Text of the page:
Berlin went through drastic changes in the 20th century, caused primarily by Nazi rule, the Second World War and the Cold War that followed. From 1961 onwards, the Berlin Wall changed the face of Mühlenstraße. People still lived and worked along the Spree. But the windows of the houses facing the river were barred. In 1989, the riverbank was cleared and turned into a guarded border strip. After the fall of the Wall, two main options were debated: whether to revive the pre-1961 city and redevelop the riverbank or keep the free spaces.
"What will happen to the East Side Gallery?"
After 1961, Mühlenstraße in the Berlin district of Friedrichshain- Kreuzberg was first a tightly guarded border area, then wasteland, and finally an open space. Today it is a tourist landmark and international business location. Some people are appropriating and claiming free spaces while others are being driven out. This raises the question: Who belongs where in the city? And what keeps the city alive? Artists, residents, and staff of local businesses all give different answers to the question of whose city it is.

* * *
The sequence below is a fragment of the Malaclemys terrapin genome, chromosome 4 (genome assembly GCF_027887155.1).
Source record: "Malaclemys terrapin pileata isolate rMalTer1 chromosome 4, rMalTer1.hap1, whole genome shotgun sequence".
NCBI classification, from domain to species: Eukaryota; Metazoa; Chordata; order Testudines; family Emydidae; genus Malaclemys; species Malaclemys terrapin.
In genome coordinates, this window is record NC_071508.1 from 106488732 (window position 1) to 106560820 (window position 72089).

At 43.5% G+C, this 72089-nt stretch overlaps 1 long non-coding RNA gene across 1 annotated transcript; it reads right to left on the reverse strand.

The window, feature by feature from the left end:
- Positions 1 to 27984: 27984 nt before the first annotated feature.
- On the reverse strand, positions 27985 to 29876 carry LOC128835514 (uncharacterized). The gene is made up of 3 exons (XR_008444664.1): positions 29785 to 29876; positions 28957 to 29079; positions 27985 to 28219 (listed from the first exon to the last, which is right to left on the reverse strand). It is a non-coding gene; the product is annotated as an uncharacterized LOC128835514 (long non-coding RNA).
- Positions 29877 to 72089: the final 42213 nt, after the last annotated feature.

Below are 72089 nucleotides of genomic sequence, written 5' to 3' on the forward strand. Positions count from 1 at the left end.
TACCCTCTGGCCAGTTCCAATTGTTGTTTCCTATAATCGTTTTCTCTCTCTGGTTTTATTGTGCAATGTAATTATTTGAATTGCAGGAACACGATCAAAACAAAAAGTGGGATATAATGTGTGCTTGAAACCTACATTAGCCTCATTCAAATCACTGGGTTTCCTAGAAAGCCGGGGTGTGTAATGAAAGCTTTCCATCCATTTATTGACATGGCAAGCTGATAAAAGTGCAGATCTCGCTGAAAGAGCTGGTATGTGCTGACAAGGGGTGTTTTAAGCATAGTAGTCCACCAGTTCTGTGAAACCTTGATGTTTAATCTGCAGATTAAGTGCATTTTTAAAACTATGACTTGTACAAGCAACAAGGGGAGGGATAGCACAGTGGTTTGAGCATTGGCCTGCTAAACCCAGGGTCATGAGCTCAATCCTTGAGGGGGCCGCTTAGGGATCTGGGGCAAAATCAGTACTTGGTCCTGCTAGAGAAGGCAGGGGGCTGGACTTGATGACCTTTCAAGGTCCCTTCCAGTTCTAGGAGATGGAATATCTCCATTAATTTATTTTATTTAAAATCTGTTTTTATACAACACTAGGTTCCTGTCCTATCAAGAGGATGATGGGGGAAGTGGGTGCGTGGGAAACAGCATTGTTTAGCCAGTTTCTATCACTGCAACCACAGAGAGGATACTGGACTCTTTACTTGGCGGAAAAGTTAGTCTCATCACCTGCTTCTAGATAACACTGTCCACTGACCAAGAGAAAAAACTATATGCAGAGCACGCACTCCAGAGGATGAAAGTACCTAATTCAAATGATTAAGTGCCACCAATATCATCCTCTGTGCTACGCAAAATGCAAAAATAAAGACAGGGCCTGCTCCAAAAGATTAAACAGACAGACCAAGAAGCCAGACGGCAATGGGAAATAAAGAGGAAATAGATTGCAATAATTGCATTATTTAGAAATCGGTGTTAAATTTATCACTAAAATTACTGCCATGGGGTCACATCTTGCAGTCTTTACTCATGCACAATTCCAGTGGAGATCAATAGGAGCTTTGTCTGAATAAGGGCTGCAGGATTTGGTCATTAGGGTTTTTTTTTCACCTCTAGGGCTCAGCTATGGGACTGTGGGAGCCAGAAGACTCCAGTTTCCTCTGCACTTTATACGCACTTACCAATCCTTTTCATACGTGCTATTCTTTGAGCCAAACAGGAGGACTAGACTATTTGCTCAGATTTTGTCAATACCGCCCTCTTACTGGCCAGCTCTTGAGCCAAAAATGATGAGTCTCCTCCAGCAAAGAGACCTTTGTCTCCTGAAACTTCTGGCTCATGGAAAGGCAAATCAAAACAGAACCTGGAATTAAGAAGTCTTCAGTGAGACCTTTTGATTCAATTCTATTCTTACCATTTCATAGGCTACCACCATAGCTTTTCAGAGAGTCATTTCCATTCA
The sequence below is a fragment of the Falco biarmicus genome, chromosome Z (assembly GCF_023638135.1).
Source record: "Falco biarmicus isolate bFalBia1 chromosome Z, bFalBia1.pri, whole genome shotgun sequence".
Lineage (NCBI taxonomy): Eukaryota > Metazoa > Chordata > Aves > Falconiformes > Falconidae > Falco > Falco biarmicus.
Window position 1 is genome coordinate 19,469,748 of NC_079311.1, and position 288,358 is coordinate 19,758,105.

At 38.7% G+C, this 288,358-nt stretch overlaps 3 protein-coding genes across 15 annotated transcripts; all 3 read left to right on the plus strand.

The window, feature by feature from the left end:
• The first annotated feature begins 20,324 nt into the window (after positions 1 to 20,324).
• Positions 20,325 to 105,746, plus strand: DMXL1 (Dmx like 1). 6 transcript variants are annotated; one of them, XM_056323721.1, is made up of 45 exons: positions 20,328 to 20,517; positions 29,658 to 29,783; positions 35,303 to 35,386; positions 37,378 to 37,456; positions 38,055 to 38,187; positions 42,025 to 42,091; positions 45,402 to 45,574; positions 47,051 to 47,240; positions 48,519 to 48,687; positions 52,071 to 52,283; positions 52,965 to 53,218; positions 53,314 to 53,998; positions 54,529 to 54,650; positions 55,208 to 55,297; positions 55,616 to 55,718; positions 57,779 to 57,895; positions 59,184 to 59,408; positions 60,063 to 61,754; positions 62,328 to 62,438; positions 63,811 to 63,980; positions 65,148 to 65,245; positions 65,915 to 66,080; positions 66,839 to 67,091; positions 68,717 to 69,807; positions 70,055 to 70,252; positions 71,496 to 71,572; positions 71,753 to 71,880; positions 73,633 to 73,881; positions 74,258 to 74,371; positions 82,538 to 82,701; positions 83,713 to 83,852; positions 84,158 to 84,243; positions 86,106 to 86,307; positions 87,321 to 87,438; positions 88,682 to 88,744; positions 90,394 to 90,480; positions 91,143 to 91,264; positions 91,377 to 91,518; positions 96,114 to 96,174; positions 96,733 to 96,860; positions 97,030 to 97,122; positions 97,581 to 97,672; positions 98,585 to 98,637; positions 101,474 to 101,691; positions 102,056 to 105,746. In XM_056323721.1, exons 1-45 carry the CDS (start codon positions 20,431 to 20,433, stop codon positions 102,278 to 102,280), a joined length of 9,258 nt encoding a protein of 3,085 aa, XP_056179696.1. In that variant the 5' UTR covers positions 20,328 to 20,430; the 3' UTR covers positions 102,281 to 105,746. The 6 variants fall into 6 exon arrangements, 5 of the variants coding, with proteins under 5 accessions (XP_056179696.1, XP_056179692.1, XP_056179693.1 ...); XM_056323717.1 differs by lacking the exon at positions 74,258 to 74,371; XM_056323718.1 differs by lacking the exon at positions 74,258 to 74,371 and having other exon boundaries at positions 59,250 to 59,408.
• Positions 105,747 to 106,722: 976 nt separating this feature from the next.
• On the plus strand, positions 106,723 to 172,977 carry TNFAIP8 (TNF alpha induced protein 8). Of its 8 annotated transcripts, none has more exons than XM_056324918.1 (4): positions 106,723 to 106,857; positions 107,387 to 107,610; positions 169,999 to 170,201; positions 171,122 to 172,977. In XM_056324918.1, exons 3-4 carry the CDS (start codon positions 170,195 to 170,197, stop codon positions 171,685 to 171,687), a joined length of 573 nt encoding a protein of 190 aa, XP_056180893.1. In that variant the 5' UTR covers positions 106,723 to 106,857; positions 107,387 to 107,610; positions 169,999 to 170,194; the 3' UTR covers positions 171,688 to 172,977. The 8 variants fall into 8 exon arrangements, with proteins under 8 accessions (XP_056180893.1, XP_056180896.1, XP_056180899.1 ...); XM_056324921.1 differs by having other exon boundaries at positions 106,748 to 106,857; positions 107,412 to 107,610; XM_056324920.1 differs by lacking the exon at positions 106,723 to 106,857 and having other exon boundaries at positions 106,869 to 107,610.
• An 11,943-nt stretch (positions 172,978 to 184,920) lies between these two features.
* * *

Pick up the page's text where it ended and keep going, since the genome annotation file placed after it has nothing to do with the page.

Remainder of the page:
"It could look completely different here."
This site is a reminder of the divided city, the Cold War, and its victims, and how the Wall was overcome. But nothing recalls the preceding history: the time it was an ordinary Berlin street where people lived and worked — and Nazi crimes were committed. From 1933 onwards, Jews were robbedof their livelihoods, deported, and murdered. We would like to remember at least one of them, of whom we know a little: Siegfried Abramowsky, who ran a button factory on Mühlenstraße. In 1942, he was deported to the ghetto in Theresienstadt, where he was murdered by starvation and exposure to disease.
In his painting Uhrmenschen der Computer (Primeval-Clockwork- Computer People), Chilean artist César Olhagaray imagined the time after the Peaceful Revolution in 1989. Portraying the apocalypse, it was intended as a warning to wake up and not be lulled into indifference by illusions. With it the artist, who had been imprisoned after the military coup in Chile, appealed for social justice and a democratic society.